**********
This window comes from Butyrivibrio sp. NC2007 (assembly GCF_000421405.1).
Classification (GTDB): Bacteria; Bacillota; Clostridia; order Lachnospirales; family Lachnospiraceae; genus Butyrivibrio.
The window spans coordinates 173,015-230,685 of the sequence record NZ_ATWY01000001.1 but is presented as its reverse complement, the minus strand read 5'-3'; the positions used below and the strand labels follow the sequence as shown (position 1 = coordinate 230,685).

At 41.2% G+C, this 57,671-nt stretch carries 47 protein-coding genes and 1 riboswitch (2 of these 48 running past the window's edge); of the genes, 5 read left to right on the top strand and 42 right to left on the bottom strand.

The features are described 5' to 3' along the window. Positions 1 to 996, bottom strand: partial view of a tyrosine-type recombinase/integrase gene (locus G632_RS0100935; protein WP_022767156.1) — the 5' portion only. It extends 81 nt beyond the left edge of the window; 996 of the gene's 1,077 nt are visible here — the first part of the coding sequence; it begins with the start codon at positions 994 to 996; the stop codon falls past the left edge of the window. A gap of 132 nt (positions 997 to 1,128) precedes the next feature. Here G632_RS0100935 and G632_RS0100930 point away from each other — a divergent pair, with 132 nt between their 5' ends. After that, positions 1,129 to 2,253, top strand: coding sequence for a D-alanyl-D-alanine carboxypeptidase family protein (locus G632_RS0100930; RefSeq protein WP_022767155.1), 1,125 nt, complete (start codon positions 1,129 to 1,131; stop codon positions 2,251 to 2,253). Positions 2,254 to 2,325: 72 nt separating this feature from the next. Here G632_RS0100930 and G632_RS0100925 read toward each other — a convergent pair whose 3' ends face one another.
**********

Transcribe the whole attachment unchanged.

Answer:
This window comes from Butyrivibrio sp. NC2007 (assembly GCF_000421405.1).
Classification (GTDB): Bacteria; Bacillota; Clostridia; order Lachnospirales; family Lachnospiraceae; genus Butyrivibrio.
The window spans coordinates 173,015-230,685 of the sequence record NZ_ATWY01000001.1 but is presented as its reverse complement, the minus strand read 5'-3'; the positions used below and the strand labels follow the sequence as shown (position 1 = coordinate 230,685).

At 41.2% G+C, this 57,671-nt stretch carries 47 protein-coding genes and 1 riboswitch (2 of these 48 running past the window's edge); of the genes, 5 read left to right on the top strand and 42 right to left on the bottom strand.

The features are described 5' to 3' along the window. Positions 1 to 996, bottom strand: partial view of a tyrosine-type recombinase/integrase gene (locus G632_RS0100935; protein WP_022767156.1) — the 5' portion only. It extends 81 nt beyond the left edge of the window; 996 of the gene's 1,077 nt are visible here — the first part of the coding sequence; it begins with the start codon at positions 994 to 996; the stop codon falls past the left edge of the window. A gap of 132 nt (positions 997 to 1,128) precedes the next feature. Here G632_RS0100935 and G632_RS0100930 point away from each other — a divergent pair, with 132 nt between their 5' ends. After that, positions 1,129 to 2,253, top strand: coding sequence for a D-alanyl-D-alanine carboxypeptidase family protein (locus G632_RS0100930; RefSeq protein WP_022767155.1), 1,125 nt, complete (start codon positions 1,129 to 1,131; stop codon positions 2,251 to 2,253). Positions 2,254 to 2,325: 72 nt separating this feature from the next. Here G632_RS0100930 and G632_RS0100925 read toward each other — a convergent pair whose 3' ends face one another.